This paper on the interactions between communities and forests in the context of ecotourism was submitted to the Indian Forestry Congress held in November 2011. Over the past 8-10 years, there has been a rapid increase in the number of ecotourism enterprises at well established existing destinations. Further, newer destinations have also emerged over the past 2-3 years and continue to do so. Today, it appears that ecotourism is at its peak and it is important that there be extensive debates in the country to understand the implications of ecotourism and to facilitate the positive impacts while mitigating its negative impacts. The paper draws examples from extensive field visits to Dalma, Betla, Tadoba, Panna, Bandhavgarh, Kanha and Pench, which form the backdrop of the paper. The policy and legislative framework used in the paper are The Scheduled Tribes and Other Traditional Forest Dwellers (Recognition of Forest Rights) Act, 2006, Panchayat Extension to the Scheduled Areas (PESA) Act, 1996, the Indian Wildlife (Protection) Act, 1972, the guidelines for the creation of special areas in forests and the draft ecotourism guidelines announced by the Ministry of Environment and Forests.
Commissioned by the Western Ghats Expert Ecology Panel (WGEEP) of the Ministry of Environment and Forests, Government of India , this paper attempts a rapid assessment of the impact of tourism growth in the Western Ghats. The paper is based on substantive secondary research , by EQUATIONS as well as other academicians and organisations. It also has a set of case studies demonstrative how unregulated tourism has led to significant environmental, social and cultural damage in the ecologically fragile Western Ghats region – one of the 34 biodiversity hotspots of the world. The three main sections of the paper are one on the trends in tourism development, the legal and policy regime that is flouted more than followed, and case studies. This is followed by a series of recommendations for sustainable tourism in the region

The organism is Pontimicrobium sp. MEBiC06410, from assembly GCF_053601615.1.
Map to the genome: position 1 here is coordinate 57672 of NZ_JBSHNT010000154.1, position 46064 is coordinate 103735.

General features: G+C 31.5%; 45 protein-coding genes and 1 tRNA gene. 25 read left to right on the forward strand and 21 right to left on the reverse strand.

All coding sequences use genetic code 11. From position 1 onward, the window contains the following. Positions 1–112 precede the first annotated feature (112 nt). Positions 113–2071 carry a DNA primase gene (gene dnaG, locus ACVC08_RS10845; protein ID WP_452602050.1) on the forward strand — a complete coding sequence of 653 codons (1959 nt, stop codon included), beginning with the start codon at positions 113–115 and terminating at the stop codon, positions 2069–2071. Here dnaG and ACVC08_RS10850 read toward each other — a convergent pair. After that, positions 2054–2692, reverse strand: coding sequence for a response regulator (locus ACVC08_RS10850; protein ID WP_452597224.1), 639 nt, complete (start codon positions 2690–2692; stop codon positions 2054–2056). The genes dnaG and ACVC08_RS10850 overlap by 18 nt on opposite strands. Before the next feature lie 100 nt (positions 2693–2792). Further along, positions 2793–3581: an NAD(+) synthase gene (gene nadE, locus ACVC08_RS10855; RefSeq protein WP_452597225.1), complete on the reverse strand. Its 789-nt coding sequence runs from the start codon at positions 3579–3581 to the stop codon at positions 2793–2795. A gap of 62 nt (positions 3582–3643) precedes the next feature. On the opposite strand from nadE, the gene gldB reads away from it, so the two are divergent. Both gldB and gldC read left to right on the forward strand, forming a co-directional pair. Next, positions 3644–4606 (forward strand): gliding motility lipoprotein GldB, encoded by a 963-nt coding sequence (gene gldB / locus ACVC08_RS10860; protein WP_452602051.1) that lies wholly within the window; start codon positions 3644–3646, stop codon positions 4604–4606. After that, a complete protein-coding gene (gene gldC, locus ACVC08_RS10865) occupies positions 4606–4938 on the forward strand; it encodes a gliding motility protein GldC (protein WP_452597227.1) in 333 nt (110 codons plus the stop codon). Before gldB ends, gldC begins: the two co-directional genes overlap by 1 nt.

EQUATIONS was invited to contribute a perspective piece on tourism and protected areas in PA Update.
Protected Areas (PAs) have seen increasing intensive tourism development under the guise of “ecotourism”. While the Wild Life (Protection) Act 1972 does allow tourists into PAs, it clearly disallows commercial establishments. The Indian Board for Wildlife, the apex advisory body, had in its XXI meeting in January 2002 resolved “lands falling within 10 km. of the boundaries of National Parks and Sanctuaries should be notified as eco-fragile zones under section 3(v) of the Environment (Protection) Act and Rule 5 Sub-rule 5(viii) & (x) of the Environment (Protection) Rules”. Despite this, a rash of tourism establishments have been established cheek by jowl in the immediate periphery of many PAs like Corbett, Ranthambore, Bandhavgarh, Kanha, Nagarahole, Bandipur, Mudumalai, and Periyar.
This compilation of briefing papers is produced as part of the Life as Commerce Project in partnership with the Global Forest Coalition. The aim of this project is to address the environmental and social impacts of market-based conservation schemes. The primary objective is to raise awareness on the impacts of such schemes and to build and strengthen capacity of local communities, social movements and women's groups to address their impacts. EQUATIONS analysed the prevalence and impacts of ecotourism in the 4 Indian states of Chhattisgarh, Madhya Pradesh, Uttarakhand and the Andaman & Nicobar Islands.